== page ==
[theora] python bindings update
ondrej at certik.cz
Mon Jun 15 04:02:40 PDT 2009
here is a webpage for the Python bindings:
Changes since the last time:
* tests added, e.g. there is a script that downloads some theora tests
videos and then I test the python wrappers on them
* every single method has a docstring with a doctested example
* sphinx documentation added, see the link above
* couple minor changes, like better control what arrays go to the encoder
I suggest you browse the theora module docs:
and go over the examples. This should give you an idea what is
possible with the bindings already. There is also a nice index:
Btw, all of this was done automatically by the sphinx documentation
tool. Here is for example the source code to the theora module page
(just click "Show Source" in the left bar at the bottom):
So all the documentation is equivalent to what you get for example in ipython:
In : import theora
In : theora.Theora?<ENTER>
Base Class: <type 'type'>
String Form: <type 'theora.Theora'>
Provides a nice high level Python interface to a theora video stream.
It can read frames as numpy arrays or PIL images.
Example of usage::
>>> from theora import Theora, test_files, VIDEO_DIR
>>> t = Theora(test_files)
>>> print t
<Ogg logical stream 11f68f2c is Theora 720x576 25.00 fps
video, encoded frame
content is 720x576 with 0x0 offset, aspect is 16:15>
and so on. Then you can literally copy & paste any example from the
documentation/docstrings and it will work.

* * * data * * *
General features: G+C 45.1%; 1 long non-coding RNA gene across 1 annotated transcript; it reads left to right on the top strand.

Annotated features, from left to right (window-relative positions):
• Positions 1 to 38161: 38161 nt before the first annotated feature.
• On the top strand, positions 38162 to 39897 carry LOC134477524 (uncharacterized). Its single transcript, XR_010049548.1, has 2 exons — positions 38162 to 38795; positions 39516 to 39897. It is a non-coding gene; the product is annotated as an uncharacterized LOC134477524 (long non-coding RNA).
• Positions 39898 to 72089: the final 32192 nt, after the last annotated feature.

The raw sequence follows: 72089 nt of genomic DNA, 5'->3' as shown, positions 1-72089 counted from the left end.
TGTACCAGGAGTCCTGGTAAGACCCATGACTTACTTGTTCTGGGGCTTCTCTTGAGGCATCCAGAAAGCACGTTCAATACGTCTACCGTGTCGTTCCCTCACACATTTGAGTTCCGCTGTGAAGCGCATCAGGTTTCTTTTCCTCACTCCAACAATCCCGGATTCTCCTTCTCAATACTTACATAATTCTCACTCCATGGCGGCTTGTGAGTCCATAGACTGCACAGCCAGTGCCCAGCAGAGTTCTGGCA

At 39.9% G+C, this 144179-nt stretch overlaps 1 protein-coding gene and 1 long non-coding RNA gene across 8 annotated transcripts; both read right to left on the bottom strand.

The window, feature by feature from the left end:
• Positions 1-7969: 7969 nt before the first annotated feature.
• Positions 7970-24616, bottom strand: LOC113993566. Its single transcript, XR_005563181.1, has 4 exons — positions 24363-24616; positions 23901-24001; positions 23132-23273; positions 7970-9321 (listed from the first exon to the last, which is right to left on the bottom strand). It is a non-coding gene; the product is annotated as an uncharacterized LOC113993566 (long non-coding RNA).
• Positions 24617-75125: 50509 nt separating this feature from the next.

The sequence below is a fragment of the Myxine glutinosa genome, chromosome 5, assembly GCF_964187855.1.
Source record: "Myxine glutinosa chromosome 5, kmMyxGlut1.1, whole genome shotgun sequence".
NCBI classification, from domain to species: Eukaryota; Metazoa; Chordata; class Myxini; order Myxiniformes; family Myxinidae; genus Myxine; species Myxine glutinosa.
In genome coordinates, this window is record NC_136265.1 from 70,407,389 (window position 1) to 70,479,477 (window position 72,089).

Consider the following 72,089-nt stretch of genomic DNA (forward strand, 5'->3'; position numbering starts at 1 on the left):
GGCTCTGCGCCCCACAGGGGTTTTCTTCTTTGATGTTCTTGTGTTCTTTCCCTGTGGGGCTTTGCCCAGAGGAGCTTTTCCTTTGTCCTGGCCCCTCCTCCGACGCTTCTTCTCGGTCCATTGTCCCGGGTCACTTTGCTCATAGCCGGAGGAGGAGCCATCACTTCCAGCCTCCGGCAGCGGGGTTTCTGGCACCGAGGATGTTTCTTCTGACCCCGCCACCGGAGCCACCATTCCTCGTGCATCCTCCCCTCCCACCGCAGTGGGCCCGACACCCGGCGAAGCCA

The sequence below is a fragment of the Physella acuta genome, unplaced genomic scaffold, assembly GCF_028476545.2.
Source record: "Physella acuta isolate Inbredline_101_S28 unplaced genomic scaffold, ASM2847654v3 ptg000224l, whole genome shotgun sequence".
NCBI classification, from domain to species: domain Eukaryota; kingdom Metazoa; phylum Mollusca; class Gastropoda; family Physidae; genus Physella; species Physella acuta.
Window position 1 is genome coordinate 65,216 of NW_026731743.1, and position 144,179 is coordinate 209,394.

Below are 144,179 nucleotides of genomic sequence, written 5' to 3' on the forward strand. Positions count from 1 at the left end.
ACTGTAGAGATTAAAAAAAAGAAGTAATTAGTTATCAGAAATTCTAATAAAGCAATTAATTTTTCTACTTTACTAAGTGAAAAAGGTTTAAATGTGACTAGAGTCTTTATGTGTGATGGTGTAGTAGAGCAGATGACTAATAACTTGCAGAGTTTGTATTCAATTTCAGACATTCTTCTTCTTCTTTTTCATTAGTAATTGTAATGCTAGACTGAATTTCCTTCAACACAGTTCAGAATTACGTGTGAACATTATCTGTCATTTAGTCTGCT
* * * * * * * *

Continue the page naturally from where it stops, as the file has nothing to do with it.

This is just to show that Python allows this kind of interactive
exploration of the api and it makes it easy to play with theora.
I am interested in all feedback.
Another unrelated thing is that I never used the github pages before,
so I wanted to try it and it works just great --- all I had to do was
to create a new branch "gh-pages" in the repository, push it to github
and it shows it as a page. This is really nice, because if you
download the repository, you automatically get the documentation too
and also it doesn't require any setup on my side to push the docs to
the web. Next time I change something, all I have to do is to update
the gh-pages branch on my laptop, and then just push it to github. And
also, if I decided that I don't like github for some reason, it's
pretty easy to setup something similar on my own server, since all the
information is in the git repository itself. Pretty slick.
So I think after I implement audio and then after more testing to get
rid of some basic bugs, I think it will be quite usable. If you'd like
to use it as official python wrappers, I'll be happy to fix/improve
anything you think is needed for that purpose.
More information about the theora